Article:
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Psalm 119:17-24


Be good to your servant while I live, that I may obey your word.
Open my eyes, that I may see wonderful things in your law.
I am a stranger on earth; do not hide your commands from me.
My soul is consumed with longing for your laws at all times.
You rebuke the arrogant, who are accursed, those who stray from your commands.
Remove from me their scorn and contempt, for I keep your statutes.
The rulers sit together and slander me, your servant will meditate on your decrees.
Your statutes are my delight; they are my counselors.

A number of years ago, when I was in seminary, I went through what many would call a crisis of faith. At the time, I didn't realize it was a crisis of faith. I thought it was a rejection of faith. In my studies at seminary, I was doing a deep exploration of 19th & 20th century Protestant Liberalism. For that I was reading Schleiermacher (d. 1834, he prioritized religious experience over doctrine), von Harnack (d. 1930, he tried to distinguish between the historical Jesus and “later” theological constructions of him – as well, he tried to demythologize Christian doctrine), Rauschenbusch (d. 1918, a leading figure in the social gospel movement), and Tillich (d. 1965, an existentialist and universalist).

These men, through their writings, were my counselors. And so with them I began to slip towards rejecting the inspiration of Scripture; I began to challenge the deity of Christ; I began to wonder about the reality of transcendent God at all. Those modern challenges to Christianity opened the door for what was the more postmodern challenges to Christianity: the idea of relativism, a rejection of the exclusivity of Christ, and a rejection of the necessity of the Church.

Looking back, God in his grace provided two means of saving my faith: First, he led me to realized that I had not been reading the scriptures devotionally. When I picked up all those Protestant liberal writings, I put down the Bible. I had nothing to test my thoughts and experiences against. Second, God gave me a community of friends and fellow seminary students (and professors) who supported me and challenged me and encouraged me, giving me the space to ask hard questions but also being able and willing to challenge and refute them.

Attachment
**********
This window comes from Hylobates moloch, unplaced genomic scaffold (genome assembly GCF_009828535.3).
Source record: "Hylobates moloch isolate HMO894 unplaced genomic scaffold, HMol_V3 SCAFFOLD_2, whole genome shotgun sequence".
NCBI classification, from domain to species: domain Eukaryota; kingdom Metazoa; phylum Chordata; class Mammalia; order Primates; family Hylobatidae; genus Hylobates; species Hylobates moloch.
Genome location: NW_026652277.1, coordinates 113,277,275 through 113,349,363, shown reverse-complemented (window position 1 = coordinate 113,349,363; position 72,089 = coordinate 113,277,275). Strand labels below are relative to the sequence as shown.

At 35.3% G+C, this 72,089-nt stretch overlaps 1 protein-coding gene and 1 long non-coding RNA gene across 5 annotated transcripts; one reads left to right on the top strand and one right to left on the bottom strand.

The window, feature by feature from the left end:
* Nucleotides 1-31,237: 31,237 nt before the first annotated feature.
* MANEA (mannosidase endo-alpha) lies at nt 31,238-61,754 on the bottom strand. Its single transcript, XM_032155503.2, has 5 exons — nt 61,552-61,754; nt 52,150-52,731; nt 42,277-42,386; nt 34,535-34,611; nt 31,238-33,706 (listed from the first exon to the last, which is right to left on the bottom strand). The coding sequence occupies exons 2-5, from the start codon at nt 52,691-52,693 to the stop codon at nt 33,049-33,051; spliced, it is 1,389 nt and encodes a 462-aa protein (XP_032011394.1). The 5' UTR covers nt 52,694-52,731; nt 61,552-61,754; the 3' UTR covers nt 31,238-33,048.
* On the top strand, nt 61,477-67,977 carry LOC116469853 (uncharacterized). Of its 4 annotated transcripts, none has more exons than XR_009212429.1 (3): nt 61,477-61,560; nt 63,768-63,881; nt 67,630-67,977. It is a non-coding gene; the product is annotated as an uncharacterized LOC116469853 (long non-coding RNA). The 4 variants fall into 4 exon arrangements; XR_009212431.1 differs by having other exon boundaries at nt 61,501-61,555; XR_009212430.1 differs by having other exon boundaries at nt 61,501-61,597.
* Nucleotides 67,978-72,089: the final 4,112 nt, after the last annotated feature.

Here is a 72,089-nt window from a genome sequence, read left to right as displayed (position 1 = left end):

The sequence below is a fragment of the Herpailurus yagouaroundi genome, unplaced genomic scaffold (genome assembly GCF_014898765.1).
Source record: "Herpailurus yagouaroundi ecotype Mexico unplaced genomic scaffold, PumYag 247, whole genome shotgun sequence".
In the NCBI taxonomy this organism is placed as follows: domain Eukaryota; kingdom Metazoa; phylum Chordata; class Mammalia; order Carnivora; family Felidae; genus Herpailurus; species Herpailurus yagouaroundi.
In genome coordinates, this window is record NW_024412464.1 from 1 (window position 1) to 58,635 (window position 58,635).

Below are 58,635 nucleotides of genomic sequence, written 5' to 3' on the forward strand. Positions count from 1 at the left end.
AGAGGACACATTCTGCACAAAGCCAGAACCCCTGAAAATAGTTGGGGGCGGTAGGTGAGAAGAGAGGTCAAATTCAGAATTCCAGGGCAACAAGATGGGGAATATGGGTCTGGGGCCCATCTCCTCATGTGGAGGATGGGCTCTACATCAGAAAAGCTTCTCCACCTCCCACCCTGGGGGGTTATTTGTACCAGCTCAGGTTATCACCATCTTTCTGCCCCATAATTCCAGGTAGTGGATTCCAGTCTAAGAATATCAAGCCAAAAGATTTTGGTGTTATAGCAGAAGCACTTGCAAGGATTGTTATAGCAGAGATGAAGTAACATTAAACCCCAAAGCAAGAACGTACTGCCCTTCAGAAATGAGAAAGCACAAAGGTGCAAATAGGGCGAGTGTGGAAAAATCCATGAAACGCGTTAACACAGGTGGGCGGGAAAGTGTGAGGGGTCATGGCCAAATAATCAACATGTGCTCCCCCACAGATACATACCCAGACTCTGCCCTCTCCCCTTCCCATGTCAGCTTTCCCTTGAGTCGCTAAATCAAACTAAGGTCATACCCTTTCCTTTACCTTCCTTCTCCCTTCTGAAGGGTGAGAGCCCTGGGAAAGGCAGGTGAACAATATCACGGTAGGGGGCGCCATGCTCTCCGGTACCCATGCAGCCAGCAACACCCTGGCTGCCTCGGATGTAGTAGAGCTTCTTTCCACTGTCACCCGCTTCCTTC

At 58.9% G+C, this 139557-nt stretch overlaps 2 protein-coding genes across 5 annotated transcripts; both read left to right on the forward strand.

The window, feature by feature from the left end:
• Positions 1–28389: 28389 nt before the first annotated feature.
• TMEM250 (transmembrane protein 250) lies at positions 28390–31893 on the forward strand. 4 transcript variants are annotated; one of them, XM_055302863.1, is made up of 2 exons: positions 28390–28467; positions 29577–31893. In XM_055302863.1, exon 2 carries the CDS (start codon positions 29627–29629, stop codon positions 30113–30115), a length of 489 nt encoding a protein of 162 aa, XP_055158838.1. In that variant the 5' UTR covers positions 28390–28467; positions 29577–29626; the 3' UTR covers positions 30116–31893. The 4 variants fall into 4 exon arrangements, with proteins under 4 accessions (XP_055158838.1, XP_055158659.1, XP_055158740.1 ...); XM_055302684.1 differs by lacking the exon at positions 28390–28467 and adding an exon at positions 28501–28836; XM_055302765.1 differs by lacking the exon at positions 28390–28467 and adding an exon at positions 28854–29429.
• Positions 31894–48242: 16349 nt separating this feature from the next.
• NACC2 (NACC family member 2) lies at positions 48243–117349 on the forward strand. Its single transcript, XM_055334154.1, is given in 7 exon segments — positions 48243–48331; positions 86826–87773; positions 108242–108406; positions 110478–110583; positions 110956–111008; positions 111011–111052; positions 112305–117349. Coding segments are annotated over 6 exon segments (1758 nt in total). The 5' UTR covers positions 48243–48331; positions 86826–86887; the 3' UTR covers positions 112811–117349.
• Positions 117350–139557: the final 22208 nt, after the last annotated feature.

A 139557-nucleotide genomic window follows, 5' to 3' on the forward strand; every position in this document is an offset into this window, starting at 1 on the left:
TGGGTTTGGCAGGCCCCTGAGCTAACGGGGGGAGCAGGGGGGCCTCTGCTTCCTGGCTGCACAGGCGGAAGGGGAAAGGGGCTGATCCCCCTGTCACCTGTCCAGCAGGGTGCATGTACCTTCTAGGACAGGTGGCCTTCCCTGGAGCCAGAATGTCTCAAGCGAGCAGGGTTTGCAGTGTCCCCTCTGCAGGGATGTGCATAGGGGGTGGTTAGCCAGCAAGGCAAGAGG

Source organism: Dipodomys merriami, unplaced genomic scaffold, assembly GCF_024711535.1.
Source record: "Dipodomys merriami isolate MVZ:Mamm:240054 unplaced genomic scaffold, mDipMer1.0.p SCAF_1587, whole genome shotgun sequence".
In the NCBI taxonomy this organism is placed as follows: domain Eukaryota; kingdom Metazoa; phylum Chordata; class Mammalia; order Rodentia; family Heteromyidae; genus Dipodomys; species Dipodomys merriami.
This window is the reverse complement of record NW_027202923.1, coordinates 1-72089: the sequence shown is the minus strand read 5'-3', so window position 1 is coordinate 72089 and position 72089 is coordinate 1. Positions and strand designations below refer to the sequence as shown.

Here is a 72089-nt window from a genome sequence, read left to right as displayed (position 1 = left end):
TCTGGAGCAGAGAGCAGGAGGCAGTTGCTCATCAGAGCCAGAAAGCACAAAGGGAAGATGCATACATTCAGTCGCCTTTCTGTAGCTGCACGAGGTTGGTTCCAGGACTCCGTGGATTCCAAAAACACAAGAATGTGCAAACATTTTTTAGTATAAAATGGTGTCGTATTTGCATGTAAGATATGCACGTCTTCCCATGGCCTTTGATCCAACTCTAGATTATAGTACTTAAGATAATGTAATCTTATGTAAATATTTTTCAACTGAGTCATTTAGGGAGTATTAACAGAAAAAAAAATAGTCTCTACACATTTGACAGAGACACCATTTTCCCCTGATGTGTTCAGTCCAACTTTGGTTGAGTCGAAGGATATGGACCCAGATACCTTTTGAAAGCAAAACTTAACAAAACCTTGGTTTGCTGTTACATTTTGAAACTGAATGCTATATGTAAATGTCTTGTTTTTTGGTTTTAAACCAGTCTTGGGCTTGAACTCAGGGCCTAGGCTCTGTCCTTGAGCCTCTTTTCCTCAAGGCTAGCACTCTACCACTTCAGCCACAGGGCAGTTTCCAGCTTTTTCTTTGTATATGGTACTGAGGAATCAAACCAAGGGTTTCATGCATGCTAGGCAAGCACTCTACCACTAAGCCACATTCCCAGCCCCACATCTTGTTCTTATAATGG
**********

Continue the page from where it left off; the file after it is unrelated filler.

In todays increasingly post-Christian world, we call these stories of deconstruction. They are common and you can find them all over Instagram and TikTok; often internet celebrities share their stories of deconstruction and advocate for other doing the same to break free from the bonds and burdens of an “imposed religion.” These influencers along with other online communities become one’s counselors for the journey of deconstruction.

One of the common denominators in these stories is an experience of faith in isolation from a community of believers. Instead of receiving counsel from people who shared the faith, we look for counsel in other places. Here in Psalm 119, the Psalmist understands himself to be in in a foreign place; to be alone. He says he is “a stranger on earth.” (vs. 19). The Hebrew word translated “stranger” by the NIV means also, foreigner or sojourner; sometimes it is translated, “resident alien.” The point is, he is feeling like he is lost, not at home, wandering, in need of something to ground him – so he longs for the word of God to not be hidden from him.

The word of God is wonderful to Him. The people around him, who slander him and who would cause him to stray from God's commands, he asks to be rebuked; and for him to remain obedient. In the face of his own challenges he delights in God's word and God's word functions as his counselor; guiding him into all truth.

In my own crisis of faith I am grateful for good and wise counselors – the chiefmost of which is God’s own word. I had to be captivated again with the beauty, with the “wonderful things,” of God's word. I am grateful for friends and professors who encouraged me in that direction. Coming out of that season, I am grateful for the writings of Søren Kierkegaard (d.1855), who opened my eyes again to the mysteries & beauty of faith; I am grateful for counselors like Gresham Machen (d. 1937), Dietrich Bonhoeffer (d. 1945), and Reinhold Niebuhr (d. 1971) and so many others who help me reconstruct my faith coming out of that season by responding directly to the challenges of Protestant Liberalism.

But the main reason all of these could serve as wise counselors for me was their commitment to God’s word as God’s word – spoken and infallible for us. This is the same for the Psalmist of Psalm 119; may it be also for you in the questions of faith, be them of deconstruction or (more importantly) of reconstruction. I hope you are surrounded by a community of people who will journey with you in this foreign land of faith in a post-Christian world.

Lord God, whatever my questions may be, help me to bring them to your word as my counselor. Open my eyes and heart to the beauty of your word to me. Help me to see Jesus on the pages of the Bible and draw me into closer relationship with you. In Jesus’ name, Amen!